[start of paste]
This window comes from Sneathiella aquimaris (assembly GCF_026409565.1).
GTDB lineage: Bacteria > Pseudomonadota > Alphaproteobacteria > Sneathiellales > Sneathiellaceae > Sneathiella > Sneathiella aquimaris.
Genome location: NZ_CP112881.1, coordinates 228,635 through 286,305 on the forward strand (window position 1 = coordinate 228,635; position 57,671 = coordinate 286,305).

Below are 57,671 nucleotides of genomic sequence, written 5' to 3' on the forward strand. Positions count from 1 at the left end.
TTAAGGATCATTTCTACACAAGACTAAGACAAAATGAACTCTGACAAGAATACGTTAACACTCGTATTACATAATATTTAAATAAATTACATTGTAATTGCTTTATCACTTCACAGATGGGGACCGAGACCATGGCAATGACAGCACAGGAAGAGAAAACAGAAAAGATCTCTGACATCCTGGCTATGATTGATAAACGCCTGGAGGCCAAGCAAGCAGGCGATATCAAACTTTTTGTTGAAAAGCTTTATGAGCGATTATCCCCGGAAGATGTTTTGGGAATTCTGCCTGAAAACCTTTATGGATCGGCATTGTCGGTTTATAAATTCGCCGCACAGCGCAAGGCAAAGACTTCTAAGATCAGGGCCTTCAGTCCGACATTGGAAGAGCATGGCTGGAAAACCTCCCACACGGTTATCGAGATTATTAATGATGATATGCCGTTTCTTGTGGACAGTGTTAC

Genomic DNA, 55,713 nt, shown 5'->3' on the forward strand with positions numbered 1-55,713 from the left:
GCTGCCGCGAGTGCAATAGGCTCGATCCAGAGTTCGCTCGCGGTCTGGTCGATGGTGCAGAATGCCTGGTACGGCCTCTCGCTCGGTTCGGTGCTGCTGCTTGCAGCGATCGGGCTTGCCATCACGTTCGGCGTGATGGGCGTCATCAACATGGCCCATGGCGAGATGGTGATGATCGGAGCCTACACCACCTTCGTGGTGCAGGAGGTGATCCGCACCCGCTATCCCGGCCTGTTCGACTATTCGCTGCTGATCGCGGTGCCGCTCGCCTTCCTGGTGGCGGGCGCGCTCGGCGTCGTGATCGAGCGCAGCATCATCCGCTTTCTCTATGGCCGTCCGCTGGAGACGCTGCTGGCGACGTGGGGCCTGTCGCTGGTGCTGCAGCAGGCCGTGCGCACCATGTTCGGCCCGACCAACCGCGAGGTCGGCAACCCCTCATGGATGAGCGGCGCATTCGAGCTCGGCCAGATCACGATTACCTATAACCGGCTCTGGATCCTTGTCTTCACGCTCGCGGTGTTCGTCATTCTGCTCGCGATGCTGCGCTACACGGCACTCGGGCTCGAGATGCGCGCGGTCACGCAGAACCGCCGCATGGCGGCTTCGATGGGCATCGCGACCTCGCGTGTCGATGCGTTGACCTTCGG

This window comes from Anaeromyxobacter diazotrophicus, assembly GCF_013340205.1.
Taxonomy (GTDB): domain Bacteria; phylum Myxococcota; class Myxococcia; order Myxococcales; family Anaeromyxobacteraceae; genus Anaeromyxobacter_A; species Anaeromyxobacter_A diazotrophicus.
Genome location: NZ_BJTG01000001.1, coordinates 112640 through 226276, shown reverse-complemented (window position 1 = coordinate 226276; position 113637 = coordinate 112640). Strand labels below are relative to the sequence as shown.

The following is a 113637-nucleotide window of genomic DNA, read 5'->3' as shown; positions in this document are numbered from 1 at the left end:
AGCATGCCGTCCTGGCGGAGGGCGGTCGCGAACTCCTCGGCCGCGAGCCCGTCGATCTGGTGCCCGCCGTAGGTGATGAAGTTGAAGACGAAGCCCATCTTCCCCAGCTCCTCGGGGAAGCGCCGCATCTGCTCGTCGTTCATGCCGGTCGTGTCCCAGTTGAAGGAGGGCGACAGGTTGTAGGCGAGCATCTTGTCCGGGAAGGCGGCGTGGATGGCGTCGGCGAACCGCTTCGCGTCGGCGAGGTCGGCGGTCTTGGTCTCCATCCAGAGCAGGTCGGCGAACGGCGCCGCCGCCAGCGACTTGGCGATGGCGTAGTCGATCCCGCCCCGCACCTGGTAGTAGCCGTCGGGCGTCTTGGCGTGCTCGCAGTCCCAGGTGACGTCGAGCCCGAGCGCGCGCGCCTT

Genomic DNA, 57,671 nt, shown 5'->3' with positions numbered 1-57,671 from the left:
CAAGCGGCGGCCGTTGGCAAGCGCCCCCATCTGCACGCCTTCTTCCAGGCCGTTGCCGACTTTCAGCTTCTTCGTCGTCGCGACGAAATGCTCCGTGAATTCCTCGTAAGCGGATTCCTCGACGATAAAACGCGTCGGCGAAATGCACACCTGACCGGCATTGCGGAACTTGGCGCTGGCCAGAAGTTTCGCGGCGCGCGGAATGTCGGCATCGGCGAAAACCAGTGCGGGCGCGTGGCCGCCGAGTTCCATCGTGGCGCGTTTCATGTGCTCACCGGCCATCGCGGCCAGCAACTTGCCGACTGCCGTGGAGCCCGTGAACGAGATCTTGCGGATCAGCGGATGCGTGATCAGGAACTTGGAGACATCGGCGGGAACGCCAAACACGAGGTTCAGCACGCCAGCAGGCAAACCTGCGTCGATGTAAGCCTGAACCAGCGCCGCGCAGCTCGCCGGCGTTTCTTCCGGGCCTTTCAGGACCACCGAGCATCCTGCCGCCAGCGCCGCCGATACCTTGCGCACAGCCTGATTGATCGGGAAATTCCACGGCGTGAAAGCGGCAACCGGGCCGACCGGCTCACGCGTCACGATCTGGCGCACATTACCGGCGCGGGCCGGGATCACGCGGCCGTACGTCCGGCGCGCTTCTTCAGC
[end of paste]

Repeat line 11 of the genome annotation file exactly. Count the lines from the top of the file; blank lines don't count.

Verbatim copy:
The following is a 113637-nucleotide window of genomic DNA, read 5'->3' as shown; positions in this document are numbered from 1 at the left end: